Manga Monday- Hayate the Combat Butler

Manga Monday- Hayate the Combat Butler

Hayate the Combat Butler is a Japanese manga series written and illustrated by Kenjiro Hata. It was serialized in Shogakukan’s Weekly Shōnen Sunday magazine from October 2004 to April 2017. Shogakukan released 52 volumes in Japan from February 2005 to June 2017. Viz Media publishes an English edition in North America. The manga is about a boy who starts a new job as a butler and the events he experiences with his employer. The style of the manga has a comedic gag with a slight harem feel and constantly breaks the fourth wall. The series includes numerous references to other anime, manga, video games, and popular culture.

A 52-episode anime adaptation of the manga by SynergySP aired between April 2007 and March 2008 on TV Tokyo. A second, 25-episode anime season by J.C.Staff aired between April and September 2009. Bandai Entertainment licensed the first anime series in 2008, but the series went out of print in 2012. An anime film adaption produced by Manglobe was released in August 2011. A third, 12-episode anime television series by Manglobe, based mostly on an original story not seen in the manga aired between October and December 2012. A fourth anime season aired between April and July 2013. Sentai Filmworks has licensed all four seasons of the anime.


Hayate the Combat Butler is written and illustrated by Kenjiro Hata. It began serialization in Shogakukan’s Weekly Shōnen Sunday magazine on October 20, 2004, and concluded on April 12, 2017. Shogakukan published the chapters in 52 tankōbon volumes from February 18, 2005 to June 16, 2017. Viz Media publishes the manga in North America and released the first volume on November 14, 2006. The most recent English release is volume 34, on September 9, 2019. The English translations are done by Yuki Yoshioka and Cindy H. Yamauchi, and the English adaptation is done by Mark Giambruno.


Over ten million copies of the manga and other Hayate-related books have been sold in Japan as of January 2009. Carlo Santos of Anime News Network gave Volume 14 of the manga a C+, citing Hata’s overextension of a complex work with multiple simultaneous plotlines and constant scene changes. He does note that Sakuya’s birthday party as an example of the work’s strong point. Chris Beveridge of gave part six of the anime an overall B rating. Although, in his opinion, the storyline and nature of the anime has not changed much, he was suddenly captivated. Beveridge sums up these feelings for the final episodes by noting that they “had a certain flavor and flow to them that left me pretty happy, which is a surprise after five volumes that left me feeling ambivalent at best.”


Hayate Ayasaki is an unlucky 16-year-old boy who has worked since childhood to make ends meet due to his parents’ irresponsible behavior. On Christmas Eve, he finds out his parents have run away from home while shouldering him with a massive ¥156,804,000 gambling debt. The Yakuza (from whom the money was borrowed in the first place) plan to settle the debt by selling his organs. While running away from the debt collectors, Hayate meets Nagi Sanzenin, a 13-year-old girl and the sole heir of the wealthy Sanzenin estate, and her maid Maria. Due to a misunderstanding, Nagi falls in love with Hayate. After he rescues Nagi from kidnappers, she hires Hayate as her new butler.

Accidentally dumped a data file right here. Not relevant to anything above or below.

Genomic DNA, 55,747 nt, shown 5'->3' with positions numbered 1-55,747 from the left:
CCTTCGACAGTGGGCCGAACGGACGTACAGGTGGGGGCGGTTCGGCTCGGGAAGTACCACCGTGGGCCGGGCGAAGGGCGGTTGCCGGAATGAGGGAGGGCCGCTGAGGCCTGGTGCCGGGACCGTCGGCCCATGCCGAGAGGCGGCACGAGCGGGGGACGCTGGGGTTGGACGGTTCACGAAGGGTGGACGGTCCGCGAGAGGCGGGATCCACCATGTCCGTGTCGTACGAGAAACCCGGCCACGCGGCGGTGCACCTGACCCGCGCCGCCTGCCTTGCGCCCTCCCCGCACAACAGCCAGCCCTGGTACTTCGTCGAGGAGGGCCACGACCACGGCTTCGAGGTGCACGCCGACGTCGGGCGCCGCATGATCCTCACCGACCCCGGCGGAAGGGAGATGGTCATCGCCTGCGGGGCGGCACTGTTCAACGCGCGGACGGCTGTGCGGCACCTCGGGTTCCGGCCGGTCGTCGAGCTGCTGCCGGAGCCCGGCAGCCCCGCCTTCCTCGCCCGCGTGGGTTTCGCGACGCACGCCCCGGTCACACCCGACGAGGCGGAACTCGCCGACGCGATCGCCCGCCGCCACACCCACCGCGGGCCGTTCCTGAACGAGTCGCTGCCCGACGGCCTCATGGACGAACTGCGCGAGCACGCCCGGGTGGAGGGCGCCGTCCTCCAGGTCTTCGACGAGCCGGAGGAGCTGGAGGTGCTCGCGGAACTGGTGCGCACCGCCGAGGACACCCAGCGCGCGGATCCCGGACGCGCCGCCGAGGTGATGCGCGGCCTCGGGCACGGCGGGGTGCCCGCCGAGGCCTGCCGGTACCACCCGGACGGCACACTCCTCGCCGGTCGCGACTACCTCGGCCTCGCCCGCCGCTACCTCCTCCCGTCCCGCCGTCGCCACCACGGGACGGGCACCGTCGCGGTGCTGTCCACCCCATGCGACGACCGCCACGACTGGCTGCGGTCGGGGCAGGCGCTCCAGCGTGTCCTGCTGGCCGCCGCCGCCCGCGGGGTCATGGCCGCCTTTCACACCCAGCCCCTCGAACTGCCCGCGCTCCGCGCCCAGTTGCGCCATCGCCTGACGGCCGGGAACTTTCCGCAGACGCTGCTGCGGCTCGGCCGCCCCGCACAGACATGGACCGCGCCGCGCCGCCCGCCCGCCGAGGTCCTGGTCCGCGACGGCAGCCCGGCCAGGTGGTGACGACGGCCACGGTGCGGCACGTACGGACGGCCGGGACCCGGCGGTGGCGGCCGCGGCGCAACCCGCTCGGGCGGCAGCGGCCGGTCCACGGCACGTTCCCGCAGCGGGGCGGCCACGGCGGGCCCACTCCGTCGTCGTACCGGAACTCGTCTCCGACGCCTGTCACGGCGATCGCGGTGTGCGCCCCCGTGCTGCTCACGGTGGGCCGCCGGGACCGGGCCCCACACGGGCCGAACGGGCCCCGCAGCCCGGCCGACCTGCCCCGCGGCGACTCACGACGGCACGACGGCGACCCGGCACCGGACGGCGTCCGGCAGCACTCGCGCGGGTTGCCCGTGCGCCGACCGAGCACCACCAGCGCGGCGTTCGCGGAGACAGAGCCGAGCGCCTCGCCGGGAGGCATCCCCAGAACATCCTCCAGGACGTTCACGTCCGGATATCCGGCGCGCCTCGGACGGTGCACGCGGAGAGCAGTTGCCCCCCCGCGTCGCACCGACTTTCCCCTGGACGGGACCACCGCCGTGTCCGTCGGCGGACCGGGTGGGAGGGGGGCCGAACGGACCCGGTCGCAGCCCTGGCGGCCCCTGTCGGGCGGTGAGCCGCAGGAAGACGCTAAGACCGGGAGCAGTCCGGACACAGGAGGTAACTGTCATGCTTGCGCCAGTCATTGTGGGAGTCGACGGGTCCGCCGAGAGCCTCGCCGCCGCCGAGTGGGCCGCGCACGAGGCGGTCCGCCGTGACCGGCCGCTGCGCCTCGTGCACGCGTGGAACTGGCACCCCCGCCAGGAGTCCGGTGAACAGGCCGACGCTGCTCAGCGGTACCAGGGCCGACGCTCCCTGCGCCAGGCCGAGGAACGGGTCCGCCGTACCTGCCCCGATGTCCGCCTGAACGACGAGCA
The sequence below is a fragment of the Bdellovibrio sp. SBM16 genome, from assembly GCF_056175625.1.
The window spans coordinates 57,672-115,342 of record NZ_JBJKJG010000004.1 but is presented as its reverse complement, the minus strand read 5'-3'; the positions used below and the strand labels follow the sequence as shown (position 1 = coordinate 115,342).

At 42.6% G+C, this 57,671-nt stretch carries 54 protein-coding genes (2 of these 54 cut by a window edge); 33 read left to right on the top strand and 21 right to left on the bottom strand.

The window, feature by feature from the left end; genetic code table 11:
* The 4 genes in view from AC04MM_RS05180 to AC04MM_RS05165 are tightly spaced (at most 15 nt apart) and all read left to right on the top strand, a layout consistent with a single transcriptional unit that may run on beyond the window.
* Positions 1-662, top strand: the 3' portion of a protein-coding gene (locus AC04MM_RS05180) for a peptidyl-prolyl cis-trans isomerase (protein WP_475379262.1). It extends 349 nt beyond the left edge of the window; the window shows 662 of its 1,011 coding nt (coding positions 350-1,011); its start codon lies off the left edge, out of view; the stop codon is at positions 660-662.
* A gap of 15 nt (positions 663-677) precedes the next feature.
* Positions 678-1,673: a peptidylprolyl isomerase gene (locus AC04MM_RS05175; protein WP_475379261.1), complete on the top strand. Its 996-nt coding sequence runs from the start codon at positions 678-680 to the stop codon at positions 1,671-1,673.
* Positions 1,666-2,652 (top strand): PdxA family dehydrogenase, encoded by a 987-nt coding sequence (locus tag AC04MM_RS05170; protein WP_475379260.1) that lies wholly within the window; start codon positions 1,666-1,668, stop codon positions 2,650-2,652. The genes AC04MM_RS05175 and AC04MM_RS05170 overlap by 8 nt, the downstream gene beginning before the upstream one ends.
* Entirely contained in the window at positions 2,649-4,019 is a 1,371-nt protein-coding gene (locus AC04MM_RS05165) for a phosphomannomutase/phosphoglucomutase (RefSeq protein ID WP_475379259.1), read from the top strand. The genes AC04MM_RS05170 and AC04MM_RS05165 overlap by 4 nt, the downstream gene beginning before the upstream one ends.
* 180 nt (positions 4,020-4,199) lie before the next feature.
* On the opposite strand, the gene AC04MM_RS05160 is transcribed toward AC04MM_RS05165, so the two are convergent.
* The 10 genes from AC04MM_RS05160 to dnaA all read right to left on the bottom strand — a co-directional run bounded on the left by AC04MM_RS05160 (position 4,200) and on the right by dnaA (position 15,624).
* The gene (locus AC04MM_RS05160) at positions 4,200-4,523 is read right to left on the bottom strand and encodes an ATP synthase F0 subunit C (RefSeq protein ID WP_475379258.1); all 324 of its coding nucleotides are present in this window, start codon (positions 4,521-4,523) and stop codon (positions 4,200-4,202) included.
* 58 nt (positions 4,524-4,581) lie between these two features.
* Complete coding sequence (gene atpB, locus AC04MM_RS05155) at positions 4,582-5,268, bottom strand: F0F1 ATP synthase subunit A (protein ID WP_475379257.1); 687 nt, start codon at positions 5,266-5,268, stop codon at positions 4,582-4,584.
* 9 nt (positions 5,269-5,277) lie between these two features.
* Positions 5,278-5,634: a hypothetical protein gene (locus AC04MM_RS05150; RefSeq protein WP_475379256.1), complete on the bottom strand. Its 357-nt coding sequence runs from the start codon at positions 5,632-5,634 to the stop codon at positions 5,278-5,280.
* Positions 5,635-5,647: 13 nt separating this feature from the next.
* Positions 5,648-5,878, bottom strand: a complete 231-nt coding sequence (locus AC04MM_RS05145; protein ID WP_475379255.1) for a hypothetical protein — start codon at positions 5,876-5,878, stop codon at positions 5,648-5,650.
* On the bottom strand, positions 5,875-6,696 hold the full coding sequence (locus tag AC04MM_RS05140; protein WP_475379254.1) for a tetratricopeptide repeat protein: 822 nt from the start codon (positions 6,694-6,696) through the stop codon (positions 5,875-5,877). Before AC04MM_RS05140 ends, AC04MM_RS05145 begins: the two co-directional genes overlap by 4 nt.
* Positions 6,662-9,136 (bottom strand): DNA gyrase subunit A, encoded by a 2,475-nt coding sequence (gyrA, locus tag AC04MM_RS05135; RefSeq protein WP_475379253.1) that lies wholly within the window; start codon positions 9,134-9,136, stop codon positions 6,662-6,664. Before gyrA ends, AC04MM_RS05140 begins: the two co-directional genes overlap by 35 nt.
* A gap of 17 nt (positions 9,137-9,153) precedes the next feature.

Aside from performing his ordinary duties as a butler, Hayate must fight to protect Nagi from harm, a difficult task since her life is always in danger because she is the target of individuals who covet her family’s fortune, and sometimes must deal with her extravagant requests, oblivious to Nagi’s true feelings for him. Later in the story, Hayate must juggle the feelings of several other girls, Ayumu Nishizawa, his former classmate; and Hinagiku Katsura, the student council president of Hakuō Academy. Hayate had a romantic relationship with a childhood friend, Athena Tennousu, who is chairwoman of the board of Hakuō Academy.

Due to the events of Golden Week, involving Hayate and Athena, Nagi ends up forfeiting her inheritance. With the last of her savings, Nagi and Maria move with Hayate to an old apartment building called “Violet Mansion” owned by her late mother Yukariko, and rents its extra rooms for income: having Chiharu Harukaze, the secretary of Hakuō Academy; Hinagiku, Ayumu, Athena (in child-form), Kayura Tsurugino, an “elite otaku”; and Ruka Suirenji, a pop idol who also develops feelings for Hayate, as its tenants.

After a series of adventures with the tenants, Nagi manages to reclaim her fortune. On an excursion in America, Hayate finally pays off his massive debt, but decides to keep working as Nagi’s butler, especially when the battle for the Sanzenin inheritance intensifies. Athena eventually regains full strength and Maria resigns as Nagi’s maid. On Christmas Eve, the “misunderstanding” of Hayate and Nagi’s relationship is exposed, creating a rift that leads to the final battle. Hayate rescues Nagi from the godly Royal Garden, but she decides to relinquish her status as an heir and concedes the rights to her cousin Hisui Hatsushiba, before firing Hayate to set him free. Two years later, a self-sufficient Nagi reunites with Hayate in the place they met for the first time, where he tells her that despite not being her butler anymore, he still wants to be with her, and that there is “something he needs to tell her”, before locking hands and walking together under the starry night sky.


Leave a Reply

Your email address will not be published. Required fields are marked *